By Tom Ozimek
The Environmental Protection Agency’s (EPA) biofuel program is doing more harm than good by killing endangered species, according to a federal lawsuit against the Biden administration.
The lawsuit (pdf), filed in mid-July at the D.C. Circuit Court of Appeals by the Center for Biological Diversity (CBD), challenges the EPA’s fuel-volume requirements for corn ethanol and other biofuels through 2025.
The complaint alleges that EPA failed to fully assess the impacts of the biofuel program on endangered species from land conversion and pesticide and fertilizer use to meet its volume targets.
Earlier in July, the agency set its 2023 required minimum volume for the transportation sector use at around 15 billion gallons of corn ethanol and just over 5.6 billion gallons for advanced biofuels.
The move was part of the new Renewable Fuel Standard, which boosted the amount of biofuels that U.S. refiners must blend into the nation’s fuel supplies, while keeping in place lower mandates for homegrown corn-based ethanol.
The CBD alleges that the EPA, in setting its renewable fuel targets, failed to fully comply with the Endangered Species Act by failing to complete consultations with the U.S. Fish and Wildlife Service and the National Marine Fisheries Service to address harm to endangered species and water quality, while exacerbating ocean dead zones.
“It’s distressing the EPA has used every dirty trick in the book to avoid an honest assessment of the massive environmental harms caused by its renewable fuel program,” Brett Hartl, government affairs director at the Center for Biological Diversity, said in a statement obtained by The Epoch Times.
“These renewable fuels requirements mean millions more acres of land will be lost, our streams and rivers will choke with more pollution, and coastal dead zones will continue to expand,” Mr. Hartl added.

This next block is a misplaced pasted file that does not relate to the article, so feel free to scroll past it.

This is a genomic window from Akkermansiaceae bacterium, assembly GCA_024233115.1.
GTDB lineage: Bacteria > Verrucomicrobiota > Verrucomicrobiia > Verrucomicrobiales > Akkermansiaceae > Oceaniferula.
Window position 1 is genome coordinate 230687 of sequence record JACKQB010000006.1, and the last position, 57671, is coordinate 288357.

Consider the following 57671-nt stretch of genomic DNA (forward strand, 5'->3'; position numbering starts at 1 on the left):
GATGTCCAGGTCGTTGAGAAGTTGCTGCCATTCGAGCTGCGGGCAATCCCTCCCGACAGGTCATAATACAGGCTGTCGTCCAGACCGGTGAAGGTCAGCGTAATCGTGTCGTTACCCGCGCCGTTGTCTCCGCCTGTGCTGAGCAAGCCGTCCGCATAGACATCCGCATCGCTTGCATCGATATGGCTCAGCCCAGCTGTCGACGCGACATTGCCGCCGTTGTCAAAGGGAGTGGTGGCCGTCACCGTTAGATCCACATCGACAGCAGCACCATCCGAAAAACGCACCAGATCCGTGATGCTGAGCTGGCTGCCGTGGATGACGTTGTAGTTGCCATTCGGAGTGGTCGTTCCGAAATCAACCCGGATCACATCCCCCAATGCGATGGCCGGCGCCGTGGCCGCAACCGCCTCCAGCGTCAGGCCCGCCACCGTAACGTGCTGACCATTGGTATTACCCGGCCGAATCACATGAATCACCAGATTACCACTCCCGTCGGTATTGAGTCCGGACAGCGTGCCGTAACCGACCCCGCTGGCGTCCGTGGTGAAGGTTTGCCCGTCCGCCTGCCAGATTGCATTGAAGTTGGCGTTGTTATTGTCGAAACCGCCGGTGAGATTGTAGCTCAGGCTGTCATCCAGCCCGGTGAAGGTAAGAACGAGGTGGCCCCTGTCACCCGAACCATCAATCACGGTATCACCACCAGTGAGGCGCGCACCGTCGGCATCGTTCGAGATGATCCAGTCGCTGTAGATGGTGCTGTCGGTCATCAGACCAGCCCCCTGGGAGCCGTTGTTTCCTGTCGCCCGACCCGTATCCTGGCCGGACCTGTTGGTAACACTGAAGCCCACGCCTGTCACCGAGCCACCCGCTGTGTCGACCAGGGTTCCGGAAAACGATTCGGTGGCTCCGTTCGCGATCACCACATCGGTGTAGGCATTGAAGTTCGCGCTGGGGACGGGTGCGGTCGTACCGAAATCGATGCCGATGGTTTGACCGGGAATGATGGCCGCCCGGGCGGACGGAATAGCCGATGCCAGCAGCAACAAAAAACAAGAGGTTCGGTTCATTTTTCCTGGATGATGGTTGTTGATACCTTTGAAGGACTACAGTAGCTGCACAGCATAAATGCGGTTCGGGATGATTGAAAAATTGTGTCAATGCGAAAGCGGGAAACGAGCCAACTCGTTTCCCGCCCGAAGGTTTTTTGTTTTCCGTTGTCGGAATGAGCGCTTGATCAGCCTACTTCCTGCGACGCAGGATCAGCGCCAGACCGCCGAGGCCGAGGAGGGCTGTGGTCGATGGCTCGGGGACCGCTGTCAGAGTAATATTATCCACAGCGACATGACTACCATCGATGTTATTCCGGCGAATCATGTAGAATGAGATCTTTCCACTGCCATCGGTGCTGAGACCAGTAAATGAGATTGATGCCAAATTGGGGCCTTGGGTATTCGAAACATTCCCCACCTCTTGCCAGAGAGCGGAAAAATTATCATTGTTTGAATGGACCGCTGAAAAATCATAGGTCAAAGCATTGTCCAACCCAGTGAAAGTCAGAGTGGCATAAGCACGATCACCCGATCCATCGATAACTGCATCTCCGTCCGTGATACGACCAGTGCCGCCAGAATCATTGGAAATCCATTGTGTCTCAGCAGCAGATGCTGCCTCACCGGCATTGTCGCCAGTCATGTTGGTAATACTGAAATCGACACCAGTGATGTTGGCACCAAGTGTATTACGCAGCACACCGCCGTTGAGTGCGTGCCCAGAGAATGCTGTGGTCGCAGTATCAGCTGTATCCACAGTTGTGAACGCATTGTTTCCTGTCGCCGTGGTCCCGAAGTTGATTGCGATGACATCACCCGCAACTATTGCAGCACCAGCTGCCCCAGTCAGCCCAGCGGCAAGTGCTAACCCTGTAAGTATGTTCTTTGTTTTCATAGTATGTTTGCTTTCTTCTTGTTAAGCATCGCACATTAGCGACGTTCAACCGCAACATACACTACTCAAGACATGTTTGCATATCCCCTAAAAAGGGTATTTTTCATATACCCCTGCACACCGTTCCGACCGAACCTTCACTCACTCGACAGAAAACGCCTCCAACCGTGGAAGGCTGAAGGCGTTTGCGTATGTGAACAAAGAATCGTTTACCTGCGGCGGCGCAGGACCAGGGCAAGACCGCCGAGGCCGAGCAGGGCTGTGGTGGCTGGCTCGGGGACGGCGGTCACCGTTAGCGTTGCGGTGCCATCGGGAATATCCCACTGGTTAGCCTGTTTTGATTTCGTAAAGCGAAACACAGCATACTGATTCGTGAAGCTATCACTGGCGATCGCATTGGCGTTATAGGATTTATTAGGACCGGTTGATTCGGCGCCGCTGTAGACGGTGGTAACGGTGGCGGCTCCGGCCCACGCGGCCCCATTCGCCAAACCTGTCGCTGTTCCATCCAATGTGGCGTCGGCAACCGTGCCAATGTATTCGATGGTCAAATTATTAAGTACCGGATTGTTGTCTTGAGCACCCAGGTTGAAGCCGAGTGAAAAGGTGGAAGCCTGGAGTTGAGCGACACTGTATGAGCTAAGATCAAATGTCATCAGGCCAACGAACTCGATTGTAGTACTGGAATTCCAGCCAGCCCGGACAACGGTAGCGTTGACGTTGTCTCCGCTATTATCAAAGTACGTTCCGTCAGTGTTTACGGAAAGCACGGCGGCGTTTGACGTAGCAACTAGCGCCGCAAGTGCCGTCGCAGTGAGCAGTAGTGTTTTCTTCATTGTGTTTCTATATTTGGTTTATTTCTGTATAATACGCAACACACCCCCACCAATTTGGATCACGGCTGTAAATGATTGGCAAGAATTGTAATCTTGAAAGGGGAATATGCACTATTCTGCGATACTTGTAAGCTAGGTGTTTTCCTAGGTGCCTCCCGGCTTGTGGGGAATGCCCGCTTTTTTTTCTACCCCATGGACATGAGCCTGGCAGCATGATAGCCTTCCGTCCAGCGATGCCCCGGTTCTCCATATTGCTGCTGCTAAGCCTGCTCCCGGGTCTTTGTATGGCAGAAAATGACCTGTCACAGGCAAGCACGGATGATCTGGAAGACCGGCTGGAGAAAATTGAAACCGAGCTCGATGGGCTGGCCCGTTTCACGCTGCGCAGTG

“The Biden administration failed to even modestly reform this boondoggle and crumbled again in the face of political pressure from powerful special interests,” he added.
The EPA told The Epoch Times in an emailed statement that it wouldn’t comment on pending litigation.
Under the Clean Air Act, the environmental agency could set its biofuel targets at any level it considered appropriate because minimum requirements set by Congress ended in 2022.
The Center for Biological Diversity alleges that, despite its newfound flexibility, EPA ignored “serious environmental harm from ever-growing biofuel requirements,” in mandating 15 billion gallons of conventional corn ethanol for each of the next three years, in addition to 5.9 billion gallons of advanced biofuels in 2023, rising to 6.5 billion gallons in 2024 and 7.3 billion in 2025.
Part of the problem, according to the CBD, is that when corn is grown for fuel, there are fewer restrictions on the use of pesticides and fertilizer, which run off into streams and waterways. This pollution harms endangered species such as the pallid sturgeon in the Mississippi River while worsening ocean dead zones and harming sea turtles.
The EPA requested environmental impact consultations with the Fish and Wildlife Service and the National Marine Fisheries Service four days after it had already finished work on the new standards and sent the final rule to the White House for review.
“Not surprisingly, the agencies were not able to complete their analyses in such a short time frame,” according to CBD.